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50th CES continues community work amid COVID

Airmen from the 50th Civil Engineer Squadron move hay in a warehouse at the Cheyenne Mountain Zoo Nov. 7, 2020, in Colorado Springs, Colorado, as part of the unit’s community involvement initiative. Ten Airmen from the unit participated in the engagement, which involved cleaning and restocking the zoo’s freezer, washing the hay barn, filling numerous debris carts with old hay and loading 50 bales of hay for an elephant barn. [U.S. Space Force courtesy photo]

Airmen from the 50th Civil Engineer Squadron move hay in a warehouse at the Cheyenne Mountain Zoo Nov. 7, 2020, in Colorado Springs, Colorado, as part of the unit’s community involvement initiative. Ten Airmen from the unit participated in the engagement, which involved cleaning and restocking the zoo’s freezer, washing the hay barn, filling numerous debris carts with old hay and loading 50 bales of hay for an elephant barn. [U.S. Space Force courtesy photo]

SCHRIEVER AIR FORCE BASE, Colo. --

The 50th Civil Engineer Squadron hasn’t let the coronavirus pandemic curb their community work.

Each quarter, for the unit’s community involvement initiative, the 50th CES reaches out to local businesses or non-profits to help clean their facilities, build fences among other requests.

While the COVID compliance has altered how the unit completes its community work withphysical distancing, wearing masks, fewer Airmen permitted, it does not stifle their efforts.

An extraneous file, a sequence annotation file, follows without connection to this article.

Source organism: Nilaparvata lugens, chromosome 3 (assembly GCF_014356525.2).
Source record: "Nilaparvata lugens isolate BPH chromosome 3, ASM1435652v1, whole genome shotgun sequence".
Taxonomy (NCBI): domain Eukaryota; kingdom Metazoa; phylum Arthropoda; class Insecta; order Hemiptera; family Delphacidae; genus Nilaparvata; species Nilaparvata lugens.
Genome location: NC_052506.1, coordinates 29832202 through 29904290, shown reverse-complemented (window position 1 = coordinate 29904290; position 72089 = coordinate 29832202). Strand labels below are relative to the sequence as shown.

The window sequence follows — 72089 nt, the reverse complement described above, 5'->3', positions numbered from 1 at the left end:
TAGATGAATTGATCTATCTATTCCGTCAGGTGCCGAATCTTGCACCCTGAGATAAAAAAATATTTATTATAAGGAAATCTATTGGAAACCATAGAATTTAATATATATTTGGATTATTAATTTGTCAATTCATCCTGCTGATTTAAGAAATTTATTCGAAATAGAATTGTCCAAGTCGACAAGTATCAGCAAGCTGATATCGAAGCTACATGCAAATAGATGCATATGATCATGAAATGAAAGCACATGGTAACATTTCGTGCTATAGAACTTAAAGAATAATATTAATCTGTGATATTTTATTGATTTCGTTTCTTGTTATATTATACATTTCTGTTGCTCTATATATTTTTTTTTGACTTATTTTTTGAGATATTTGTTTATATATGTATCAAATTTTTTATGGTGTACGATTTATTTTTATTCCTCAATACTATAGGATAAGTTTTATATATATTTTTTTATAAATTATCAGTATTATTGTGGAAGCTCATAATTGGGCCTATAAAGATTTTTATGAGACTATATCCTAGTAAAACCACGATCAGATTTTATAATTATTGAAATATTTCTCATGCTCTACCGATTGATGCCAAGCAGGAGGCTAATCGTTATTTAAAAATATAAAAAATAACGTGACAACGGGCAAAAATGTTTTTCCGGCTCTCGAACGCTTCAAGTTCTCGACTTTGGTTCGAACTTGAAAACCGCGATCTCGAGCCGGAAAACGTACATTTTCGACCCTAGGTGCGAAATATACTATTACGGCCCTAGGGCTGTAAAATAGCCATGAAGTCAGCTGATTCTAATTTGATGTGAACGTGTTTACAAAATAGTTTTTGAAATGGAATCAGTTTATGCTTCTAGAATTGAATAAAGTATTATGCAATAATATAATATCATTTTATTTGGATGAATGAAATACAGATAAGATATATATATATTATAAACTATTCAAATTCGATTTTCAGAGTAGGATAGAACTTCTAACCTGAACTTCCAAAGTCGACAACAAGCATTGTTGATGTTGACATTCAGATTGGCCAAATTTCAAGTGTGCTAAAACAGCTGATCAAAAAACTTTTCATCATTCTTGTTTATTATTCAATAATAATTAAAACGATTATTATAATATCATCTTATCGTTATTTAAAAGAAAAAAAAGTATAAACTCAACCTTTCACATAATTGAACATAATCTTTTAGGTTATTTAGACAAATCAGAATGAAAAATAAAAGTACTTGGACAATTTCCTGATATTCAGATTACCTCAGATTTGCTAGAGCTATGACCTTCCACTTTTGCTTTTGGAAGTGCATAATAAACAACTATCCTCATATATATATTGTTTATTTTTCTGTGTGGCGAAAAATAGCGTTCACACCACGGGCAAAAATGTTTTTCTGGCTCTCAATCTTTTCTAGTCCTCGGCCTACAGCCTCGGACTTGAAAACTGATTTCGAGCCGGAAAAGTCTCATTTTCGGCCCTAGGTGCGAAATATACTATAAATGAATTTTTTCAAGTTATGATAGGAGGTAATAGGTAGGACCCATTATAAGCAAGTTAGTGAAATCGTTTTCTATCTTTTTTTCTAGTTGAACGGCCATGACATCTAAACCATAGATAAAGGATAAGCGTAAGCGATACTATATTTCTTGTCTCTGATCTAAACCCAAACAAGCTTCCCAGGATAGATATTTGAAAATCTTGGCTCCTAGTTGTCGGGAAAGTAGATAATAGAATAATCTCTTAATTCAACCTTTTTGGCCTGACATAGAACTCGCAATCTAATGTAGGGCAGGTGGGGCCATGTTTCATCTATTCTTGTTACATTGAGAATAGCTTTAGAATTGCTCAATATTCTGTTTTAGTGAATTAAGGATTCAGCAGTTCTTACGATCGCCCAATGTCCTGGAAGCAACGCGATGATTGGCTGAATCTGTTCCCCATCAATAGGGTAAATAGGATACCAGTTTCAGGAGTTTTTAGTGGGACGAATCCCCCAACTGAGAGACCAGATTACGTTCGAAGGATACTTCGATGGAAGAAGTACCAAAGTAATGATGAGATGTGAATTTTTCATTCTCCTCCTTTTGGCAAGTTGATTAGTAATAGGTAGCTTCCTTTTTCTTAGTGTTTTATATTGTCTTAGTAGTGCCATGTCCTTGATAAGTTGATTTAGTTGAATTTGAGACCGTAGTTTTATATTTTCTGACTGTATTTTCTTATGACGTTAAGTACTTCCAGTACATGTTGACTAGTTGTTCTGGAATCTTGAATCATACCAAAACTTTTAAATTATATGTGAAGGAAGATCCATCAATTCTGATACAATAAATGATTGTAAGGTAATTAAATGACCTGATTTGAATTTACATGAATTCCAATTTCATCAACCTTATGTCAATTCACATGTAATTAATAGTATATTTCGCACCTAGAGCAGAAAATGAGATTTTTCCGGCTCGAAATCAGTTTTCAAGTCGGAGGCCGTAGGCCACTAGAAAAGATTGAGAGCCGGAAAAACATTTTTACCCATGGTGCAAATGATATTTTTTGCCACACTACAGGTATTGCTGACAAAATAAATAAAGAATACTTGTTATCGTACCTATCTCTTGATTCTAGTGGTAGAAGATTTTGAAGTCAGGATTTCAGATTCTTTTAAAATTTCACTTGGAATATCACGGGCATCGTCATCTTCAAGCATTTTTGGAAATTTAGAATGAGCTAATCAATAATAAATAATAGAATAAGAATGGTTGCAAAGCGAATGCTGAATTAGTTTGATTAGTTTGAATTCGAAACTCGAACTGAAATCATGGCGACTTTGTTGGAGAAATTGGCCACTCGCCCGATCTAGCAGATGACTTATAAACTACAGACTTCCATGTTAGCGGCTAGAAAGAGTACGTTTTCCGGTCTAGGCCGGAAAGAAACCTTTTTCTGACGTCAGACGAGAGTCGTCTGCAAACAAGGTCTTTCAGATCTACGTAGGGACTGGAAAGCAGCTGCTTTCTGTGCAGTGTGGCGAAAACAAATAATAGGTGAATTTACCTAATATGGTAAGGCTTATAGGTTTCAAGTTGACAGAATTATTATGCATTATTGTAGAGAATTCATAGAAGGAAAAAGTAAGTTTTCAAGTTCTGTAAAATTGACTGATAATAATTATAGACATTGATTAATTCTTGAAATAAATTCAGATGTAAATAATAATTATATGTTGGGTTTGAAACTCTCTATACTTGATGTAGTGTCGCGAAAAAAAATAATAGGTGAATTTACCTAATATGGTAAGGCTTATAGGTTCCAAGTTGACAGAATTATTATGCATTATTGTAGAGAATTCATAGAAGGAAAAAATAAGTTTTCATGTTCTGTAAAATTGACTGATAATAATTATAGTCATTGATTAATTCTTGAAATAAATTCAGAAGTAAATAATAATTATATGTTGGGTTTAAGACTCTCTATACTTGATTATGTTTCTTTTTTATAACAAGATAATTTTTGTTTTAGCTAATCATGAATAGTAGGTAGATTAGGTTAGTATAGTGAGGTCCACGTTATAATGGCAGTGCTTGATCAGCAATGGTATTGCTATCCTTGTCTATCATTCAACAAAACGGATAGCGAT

“There are plenty of opportunities to help out the community that entail outdoor work, which enables us to stay away from large groups of people and the risk of confined or indoor spaces,” said Senior Master Sgt. Matthew Voorhees, 50th CES superintendent. “[Airmen] like [the engagements] so much that it pretty much runs itself.”

Voorhees developed the program in 2019 to build rapport and provide Airmen an opportunity to assist the community.

This year, the 50th CES completed projects for Habitat for Humanity, cleaned the Sand Creek Trail, built a fence for the elderly in downtown Colorado Springs and in November, cleaned the Cheyenne Mountain Zoo.

Work at the zoo included 10 Airmen cleaning and restocking the facility’s freezer, washing the hay barn, filling numerous debris carts with old hay and loading 50 bales of hay for an elephant barn.

“[Senior Airman] Justin Veenstra, took it upon himself to reach out to the zoo to see if they needed help with anything,” Voorhees said. “We have some creative folks in the CE squadron, so it’s really not difficult [to find quarterly engagements]. Plus, almost any organization in the local area would love to have help to keep things going.”

Veenstra, 50th CES structural journeyman, said it’s satisfying to know that Airmen can benefit locals during the pandemic.

The unit realizes the community has experienced difficulties caused by the pandemic and Veenstra  hopes their skills ease those burdens.

“Most civilians and businesses have taken a big hit when it comes to finances and employees,” Veenstra said. “We try to do whatever it takes to help because not everyone is as fortunate as us during this time. If COVID-19 remains the same next year, we plan on helping out just as much if not even more. Times are difficult for everyone so if we can do anything to help out we will.”

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